Worried About Your Child's Overeating? Here Are Some Tips
Teaching your child to flip the "off switch" can prevent a habit of overeating.
Posted Apr 16, 2018 | Reviewed by Davia Sills
Nothing like having kids to reinforce the nature part of the nurture debate when it comes to personality traits. Forget things like hair and eye color; any parent with more than one kid knows how different and unique their personalities and temperaments are from day one.
I broaden this to what I call your kid’s “Food Personality.” It is rare for there to be kids in one family who all have similar eating styles. More often than not, I hear parents, including myself, talk about having one kid who’s a fairly picky eater and stops easily, while there are many children who have trouble stopping.
I call these kids my "Trouble Transitioners" and "Food Demanders." Since I coined this term for the six styles of eaters I write about in my book, I have come to see that some kids don’t only say: “More, more!” because they have trouble with transitions, but possibly also because they have a well-developed palate and love the stimulation of the tastes, smells, and the sensations of the food!
I think back to when my middle child would be eating bowls and bowls of cereal, with the biggest smile on his face, humming the whole time. I had to teach him how to flip the "off" switch by waiting and checking back in with his body 20 minutes later. This is the opposite of the Picky Eater: kids whose palates and senses don’t develop until they are older. (If at all, there are some adults who are still picky eaters, and not that "into" food.)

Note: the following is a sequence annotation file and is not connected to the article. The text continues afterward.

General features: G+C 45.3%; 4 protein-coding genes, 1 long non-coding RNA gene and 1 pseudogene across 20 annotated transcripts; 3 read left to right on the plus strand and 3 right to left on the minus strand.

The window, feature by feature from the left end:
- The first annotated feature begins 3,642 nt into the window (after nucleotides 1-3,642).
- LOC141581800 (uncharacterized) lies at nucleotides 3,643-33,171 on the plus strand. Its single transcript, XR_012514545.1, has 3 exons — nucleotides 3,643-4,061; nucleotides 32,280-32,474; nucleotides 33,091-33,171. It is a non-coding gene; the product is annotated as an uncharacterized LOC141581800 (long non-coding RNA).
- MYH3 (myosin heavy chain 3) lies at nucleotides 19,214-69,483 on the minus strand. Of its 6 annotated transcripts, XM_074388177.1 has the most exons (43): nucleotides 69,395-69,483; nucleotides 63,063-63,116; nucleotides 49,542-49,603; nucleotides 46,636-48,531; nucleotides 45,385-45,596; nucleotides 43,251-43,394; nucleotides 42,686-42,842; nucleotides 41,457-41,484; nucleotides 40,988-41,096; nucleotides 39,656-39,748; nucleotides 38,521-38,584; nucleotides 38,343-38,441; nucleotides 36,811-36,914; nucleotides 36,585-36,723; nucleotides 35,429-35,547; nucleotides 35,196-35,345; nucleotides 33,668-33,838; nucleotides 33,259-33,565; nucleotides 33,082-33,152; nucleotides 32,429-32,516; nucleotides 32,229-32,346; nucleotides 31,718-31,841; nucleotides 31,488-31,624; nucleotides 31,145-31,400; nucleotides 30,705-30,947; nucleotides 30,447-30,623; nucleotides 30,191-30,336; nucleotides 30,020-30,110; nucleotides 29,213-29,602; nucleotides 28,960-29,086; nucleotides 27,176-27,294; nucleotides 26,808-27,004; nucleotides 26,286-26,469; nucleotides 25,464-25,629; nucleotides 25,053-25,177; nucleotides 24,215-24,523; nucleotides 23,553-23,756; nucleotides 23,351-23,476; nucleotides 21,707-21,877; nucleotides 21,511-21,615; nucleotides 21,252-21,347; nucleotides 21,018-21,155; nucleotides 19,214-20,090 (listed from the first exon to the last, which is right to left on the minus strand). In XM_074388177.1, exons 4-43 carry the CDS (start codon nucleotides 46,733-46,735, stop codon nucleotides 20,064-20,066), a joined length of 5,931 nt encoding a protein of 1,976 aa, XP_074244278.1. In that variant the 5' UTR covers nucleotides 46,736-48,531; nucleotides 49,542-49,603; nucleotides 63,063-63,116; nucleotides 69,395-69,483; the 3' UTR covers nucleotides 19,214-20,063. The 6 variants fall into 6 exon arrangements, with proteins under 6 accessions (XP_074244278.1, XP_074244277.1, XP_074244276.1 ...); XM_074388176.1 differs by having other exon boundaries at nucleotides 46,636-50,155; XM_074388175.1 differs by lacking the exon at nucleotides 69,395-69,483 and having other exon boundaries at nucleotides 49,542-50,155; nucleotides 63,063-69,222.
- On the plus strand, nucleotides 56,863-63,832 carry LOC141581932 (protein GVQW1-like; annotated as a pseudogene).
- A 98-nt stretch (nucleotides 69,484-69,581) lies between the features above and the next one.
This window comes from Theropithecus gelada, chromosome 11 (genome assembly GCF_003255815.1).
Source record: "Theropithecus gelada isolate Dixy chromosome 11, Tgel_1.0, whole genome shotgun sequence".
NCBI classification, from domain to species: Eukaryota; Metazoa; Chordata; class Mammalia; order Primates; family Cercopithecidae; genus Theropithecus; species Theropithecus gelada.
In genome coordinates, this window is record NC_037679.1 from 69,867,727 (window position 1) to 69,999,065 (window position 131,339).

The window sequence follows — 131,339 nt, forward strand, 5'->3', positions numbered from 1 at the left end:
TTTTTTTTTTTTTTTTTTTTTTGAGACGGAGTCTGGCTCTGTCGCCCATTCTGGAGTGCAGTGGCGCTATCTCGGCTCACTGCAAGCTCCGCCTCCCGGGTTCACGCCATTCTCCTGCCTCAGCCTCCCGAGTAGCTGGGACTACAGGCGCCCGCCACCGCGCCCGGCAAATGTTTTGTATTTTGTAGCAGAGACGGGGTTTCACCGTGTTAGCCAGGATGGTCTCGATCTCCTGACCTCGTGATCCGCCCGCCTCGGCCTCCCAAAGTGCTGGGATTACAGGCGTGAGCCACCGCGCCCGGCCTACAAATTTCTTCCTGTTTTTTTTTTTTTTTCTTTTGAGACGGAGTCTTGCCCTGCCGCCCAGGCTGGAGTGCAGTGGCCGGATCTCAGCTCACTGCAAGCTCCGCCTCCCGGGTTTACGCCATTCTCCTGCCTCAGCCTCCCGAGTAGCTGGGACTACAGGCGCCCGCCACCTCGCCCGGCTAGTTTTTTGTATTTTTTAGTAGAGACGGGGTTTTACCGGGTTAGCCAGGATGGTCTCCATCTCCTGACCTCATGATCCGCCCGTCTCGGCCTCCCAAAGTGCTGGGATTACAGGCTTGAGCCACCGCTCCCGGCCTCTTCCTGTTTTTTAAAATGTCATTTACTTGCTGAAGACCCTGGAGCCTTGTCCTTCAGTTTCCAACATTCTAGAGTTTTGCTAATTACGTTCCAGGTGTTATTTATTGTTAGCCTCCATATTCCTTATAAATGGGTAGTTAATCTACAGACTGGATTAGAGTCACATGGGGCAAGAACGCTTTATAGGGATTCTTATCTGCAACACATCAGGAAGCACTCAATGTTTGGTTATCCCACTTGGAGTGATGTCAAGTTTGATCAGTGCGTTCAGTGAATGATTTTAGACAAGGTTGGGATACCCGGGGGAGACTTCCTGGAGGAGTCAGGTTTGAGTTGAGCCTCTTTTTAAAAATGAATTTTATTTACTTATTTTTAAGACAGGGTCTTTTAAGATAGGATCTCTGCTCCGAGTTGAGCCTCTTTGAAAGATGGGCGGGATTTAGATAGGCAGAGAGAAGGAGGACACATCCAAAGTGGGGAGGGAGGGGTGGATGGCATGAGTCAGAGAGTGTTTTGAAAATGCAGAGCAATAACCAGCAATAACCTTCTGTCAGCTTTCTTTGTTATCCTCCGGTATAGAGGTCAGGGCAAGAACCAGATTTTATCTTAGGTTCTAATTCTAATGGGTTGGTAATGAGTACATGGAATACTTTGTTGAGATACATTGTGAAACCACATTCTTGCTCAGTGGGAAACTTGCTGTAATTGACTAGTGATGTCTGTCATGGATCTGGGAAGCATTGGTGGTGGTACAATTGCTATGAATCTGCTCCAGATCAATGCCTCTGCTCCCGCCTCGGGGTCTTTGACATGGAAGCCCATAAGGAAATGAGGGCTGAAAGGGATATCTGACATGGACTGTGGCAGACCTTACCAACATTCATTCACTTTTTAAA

Trouble Transitioners are so stimulated by the tastes and sensations (early "foodies," and I say that in the best sense of the word) that they are on their third helping before they feel the signal that they are "done" or "full." By the time they hear the signal and stop, they are usually stuffed. This way of eating can, over time, become habitual, as the cue to feeling "done" and stopping eating is triggered after larger quantities. The obvious result can be weight issues, which create other problems.
Parents can worry about how to handle this without, at best, creating bad feelings and power struggles, or at worst, an eating disorder. (Although parents, you can let yourself off the hook—it takes more than that to create a true eating disorder; some disordered eating, perhaps, but not a full-blown eating disorder.)
So in the interest of giving your "foodies" some tools to prevent problems from developing, here are some tips:
1. Enjoy and show your kid that you love how much they love food and tastes. Celebrate this.
2. Teach them that they are their own “body expert,” and it is their responsibility to become the best “body detective” possible. This means listening carefully to their stomachs for the signal that they are done, or full. Educate them that some bodies take longer to send the signal; it can just be a whisper after one bowl of cereal, but they need to wait 20 minutes to hear it well.
3. While they are waiting, let them do an activity with you like clearing the table or doing the dishes. If they want more, leave their food on the table so they know they have access to it and can have it if their body tells them they are genuinely still hungry. (Avoids power struggles.)
4. Teach them how to listen to their bodies. Think of gradations of hunger/fullness on a scale from 1-7, from "starving" to "stuffed." Help them to listen carefully, eat when hungry, and stop when done or full.
5. There are some foods that lend themselves to stimulating your tongue and mouth to the point where it makes it hard to flip the “off switch.” Some salty foods, or sweet, can be hard to resist, depending on your palate. Teach your kid about this difference, and that their mouth and palate may simply be telling their brain: “More! More!” It’s kind of like a party happening in your mouth, and let’s face it: Who likes to stop the party?!
Teaching kids how to “stop and wait” is part of a skill training that can prevent eating problems from developing, and give them a resource for their developing relationship with food that can last a lifetime.